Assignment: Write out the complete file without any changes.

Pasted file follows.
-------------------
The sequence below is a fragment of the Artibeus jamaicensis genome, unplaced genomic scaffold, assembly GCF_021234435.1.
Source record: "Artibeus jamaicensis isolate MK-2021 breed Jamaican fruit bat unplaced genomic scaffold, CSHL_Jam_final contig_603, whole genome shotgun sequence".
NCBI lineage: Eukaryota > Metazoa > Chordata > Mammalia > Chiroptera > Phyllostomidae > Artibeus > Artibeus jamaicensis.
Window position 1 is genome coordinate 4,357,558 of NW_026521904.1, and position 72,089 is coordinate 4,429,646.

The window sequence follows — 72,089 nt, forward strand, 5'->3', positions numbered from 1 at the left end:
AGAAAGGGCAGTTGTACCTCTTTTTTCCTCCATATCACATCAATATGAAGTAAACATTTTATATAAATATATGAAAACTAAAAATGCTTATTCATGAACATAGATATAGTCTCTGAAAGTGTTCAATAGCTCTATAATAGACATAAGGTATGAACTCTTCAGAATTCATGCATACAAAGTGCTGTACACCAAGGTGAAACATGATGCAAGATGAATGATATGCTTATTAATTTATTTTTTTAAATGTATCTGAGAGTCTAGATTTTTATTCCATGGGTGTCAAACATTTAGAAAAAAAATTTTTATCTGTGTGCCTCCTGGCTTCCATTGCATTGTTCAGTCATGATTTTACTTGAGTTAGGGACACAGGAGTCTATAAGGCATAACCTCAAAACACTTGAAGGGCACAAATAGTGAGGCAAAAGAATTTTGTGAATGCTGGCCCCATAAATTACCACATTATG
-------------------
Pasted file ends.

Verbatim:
The sequence below is a fragment of the Artibeus jamaicensis genome, unplaced genomic scaffold, assembly GCF_021234435.1.
Source record: "Artibeus jamaicensis isolate MK-2021 breed Jamaican fruit bat unplaced genomic scaffold, CSHL_Jam_final contig_603, whole genome shotgun sequence".
NCBI lineage: Eukaryota > Metazoa > Chordata > Mammalia > Chiroptera > Phyllostomidae > Artibeus > Artibeus jamaicensis.
Window position 1 is genome coordinate 4,357,558 of NW_026521904.1, and position 72,089 is coordinate 4,429,646.

The window sequence follows — 72,089 nt, forward strand, 5'->3', positions numbered from 1 at the left end:
AGAAAGGGCAGTTGTACCTCTTTTTTCCTCCATATCACATCAATATGAAGTAAACATTTTATATAAATATATGAAAACTAAAAATGCTTATTCATGAACATAGATATAGTCTCTGAAAGTGTTCAATAGCTCTATAATAGACATAAGGTATGAACTCTTCAGAATTCATGCATACAAAGTGCTGTACACCAAGGTGAAACATGATGCAAGATGAATGATATGCTTATTAATTTATTTTTTTAAATGTATCTGAGAGTCTAGATTTTTATTCCATGGGTGTCAAACATTTAGAAAAAAAATTTTTATCTGTGTGCCTCCTGGCTTCCATTGCATTGTTCAGTCATGATTTTACTTGAGTTAGGGACACAGGAGTCTATAAGGCATAACCTCAAAACACTTGAAGGGCACAAATAGTGAGGCAAAAGAATTTTGTGAATGCTGGCCCCATAAATTACCACATTATG